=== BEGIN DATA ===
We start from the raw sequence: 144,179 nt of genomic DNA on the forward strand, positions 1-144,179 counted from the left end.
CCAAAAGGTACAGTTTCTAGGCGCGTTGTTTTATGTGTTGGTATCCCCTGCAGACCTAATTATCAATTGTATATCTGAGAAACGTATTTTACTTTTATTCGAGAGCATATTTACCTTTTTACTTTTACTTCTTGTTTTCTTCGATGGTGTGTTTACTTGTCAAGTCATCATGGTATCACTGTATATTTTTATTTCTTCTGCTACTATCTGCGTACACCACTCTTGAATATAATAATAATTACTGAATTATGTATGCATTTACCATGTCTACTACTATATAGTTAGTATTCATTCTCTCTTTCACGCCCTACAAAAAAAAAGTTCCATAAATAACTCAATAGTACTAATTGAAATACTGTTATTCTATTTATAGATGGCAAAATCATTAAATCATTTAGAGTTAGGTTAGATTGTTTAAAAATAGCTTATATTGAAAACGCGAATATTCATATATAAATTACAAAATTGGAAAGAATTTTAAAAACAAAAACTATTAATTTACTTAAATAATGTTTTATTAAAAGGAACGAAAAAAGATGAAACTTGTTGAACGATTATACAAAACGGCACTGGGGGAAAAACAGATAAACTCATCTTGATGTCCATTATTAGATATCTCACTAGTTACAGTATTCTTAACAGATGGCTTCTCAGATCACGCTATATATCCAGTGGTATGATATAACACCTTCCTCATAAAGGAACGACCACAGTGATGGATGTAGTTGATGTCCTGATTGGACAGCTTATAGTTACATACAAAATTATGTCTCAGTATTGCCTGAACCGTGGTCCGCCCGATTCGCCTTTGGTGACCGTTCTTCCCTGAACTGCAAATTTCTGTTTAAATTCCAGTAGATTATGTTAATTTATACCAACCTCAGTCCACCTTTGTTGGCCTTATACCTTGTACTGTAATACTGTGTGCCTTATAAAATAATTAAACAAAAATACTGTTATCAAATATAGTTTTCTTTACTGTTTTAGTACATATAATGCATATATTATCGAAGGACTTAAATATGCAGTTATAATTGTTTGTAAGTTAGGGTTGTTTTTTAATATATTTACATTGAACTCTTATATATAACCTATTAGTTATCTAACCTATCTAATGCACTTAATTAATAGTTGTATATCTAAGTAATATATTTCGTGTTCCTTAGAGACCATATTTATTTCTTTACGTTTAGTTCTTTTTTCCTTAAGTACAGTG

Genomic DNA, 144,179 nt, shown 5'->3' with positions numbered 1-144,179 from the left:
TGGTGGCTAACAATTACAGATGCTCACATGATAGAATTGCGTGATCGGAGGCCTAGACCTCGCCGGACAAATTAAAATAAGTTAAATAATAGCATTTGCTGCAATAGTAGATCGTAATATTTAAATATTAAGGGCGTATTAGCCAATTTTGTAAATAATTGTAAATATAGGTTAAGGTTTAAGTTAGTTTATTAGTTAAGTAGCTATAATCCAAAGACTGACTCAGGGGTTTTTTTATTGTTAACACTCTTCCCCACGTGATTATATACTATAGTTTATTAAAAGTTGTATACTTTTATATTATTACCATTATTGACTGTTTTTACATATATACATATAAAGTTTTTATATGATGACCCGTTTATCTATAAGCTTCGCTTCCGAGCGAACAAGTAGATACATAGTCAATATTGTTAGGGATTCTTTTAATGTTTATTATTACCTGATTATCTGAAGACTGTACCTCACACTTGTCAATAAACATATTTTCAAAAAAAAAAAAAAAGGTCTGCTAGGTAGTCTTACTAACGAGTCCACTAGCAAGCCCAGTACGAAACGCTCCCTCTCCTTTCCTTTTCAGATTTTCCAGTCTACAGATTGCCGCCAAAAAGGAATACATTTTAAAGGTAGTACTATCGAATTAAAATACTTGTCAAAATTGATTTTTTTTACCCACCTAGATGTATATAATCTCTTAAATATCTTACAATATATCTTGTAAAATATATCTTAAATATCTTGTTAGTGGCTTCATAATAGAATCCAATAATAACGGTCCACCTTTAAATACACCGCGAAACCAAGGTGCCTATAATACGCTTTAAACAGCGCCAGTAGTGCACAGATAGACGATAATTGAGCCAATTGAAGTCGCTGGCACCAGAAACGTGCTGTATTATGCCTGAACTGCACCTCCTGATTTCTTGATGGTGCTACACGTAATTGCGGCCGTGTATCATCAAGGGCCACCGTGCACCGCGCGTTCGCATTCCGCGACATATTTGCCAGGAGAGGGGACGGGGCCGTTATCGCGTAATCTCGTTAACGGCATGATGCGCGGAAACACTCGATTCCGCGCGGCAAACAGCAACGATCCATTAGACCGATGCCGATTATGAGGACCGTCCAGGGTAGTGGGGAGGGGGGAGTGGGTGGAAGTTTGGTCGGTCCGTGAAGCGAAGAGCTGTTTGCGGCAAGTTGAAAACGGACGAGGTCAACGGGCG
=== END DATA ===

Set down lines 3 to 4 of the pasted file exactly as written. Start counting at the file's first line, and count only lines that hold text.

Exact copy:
Genomic DNA, 144,179 nt, shown 5'->3' with positions numbered 1-144,179 from the left:
TGGTGGCTAACAATTACAGATGCTCACATGATAGAATTGCGTGATCGGAGGCCTAGACCTCGCCGGACAAATTAAAATAAGTTAAATAATAGCATTTGCTGCAATAGTAGATCGTAATATTTAAATATTAAGGGCGTATTAGCCAATTTTGTAAATAATTGTAAATATAGGTTAAGGTTTAAGTTAGTTTATTAGTTAAGTAGCTATAATCCAAAGACTGACTCAGGGGTTTTTTTATTGTTAACACTCTTCCCCACGTGATTATATACTATAGTTTATTAAAAGTTGTATACTTTTATATTATTACCATTATTGACTGTTTTTACATATATACATATAAAGTTTTTATATGATGACCCGTTTATCTATAAGCTTCGCTTCCGAGCGAACAAGTAGATACATAGTCAATATTGTTAGGGATTCTTTTAATGTTTATTATTACCTGATTATCTGAAGACTGTACCTCACACTTGTCAATAAACATATTTTCAAAAAAAAAAAAAAAGGTCTGCTAGGTAGTCTTACTAACGAGTCCACTAGCAAGCCCAGTACGAAACGCTCCCTCTCCTTTCCTTTTCAGATTTTCCAGTCTACAGATTGCCGCCAAAAAGGAATACATTTTAAAGGTAGTACTATCGAATTAAAATACTTGTCAAAATTGATTTTTTTTACCCACCTAGATGTATATAATCTCTTAAATATCTTACAATATATCTTGTAAAATATATCTTAAATATCTTGTTAGTGGCTTCATAATAGAATCCAATAATAACGGTCCACCTTTAAATACACCGCGAAACCAAGGTGCCTATAATACGCTTTAAACAGCGCCAGTAGTGCACAGATAGACGATAATTGAGCCAATTGAAGTCGCTGGCACCAGAAACGTGCTGTATTATGCCTGAACTGCACCTCCTGATTTCTTGATGGTGCTACACGTAATTGCGGCCGTGTATCATCAAGGGCCACCGTGCACCGCGCGTTCGCATTCCGCGACATATTTGCCAGGAGAGGGGACGGGGCCGTTATCGCGTAATCTCGTTAACGGCATGATGCGCGGAAACACTCGATTCCGCGCGGCAAACAGCAACGATCCATTAGACCGATGCCGATTATGAGGACCGTCCAGGGTAGTGGGGAGGGGGGAGTGGGTGGAAGTTTGGTCGGTCCGTGAAGCGAAGAGCTGTTTGCGGCAAGTTGAAAACGGACGAGGTCAACGGGCG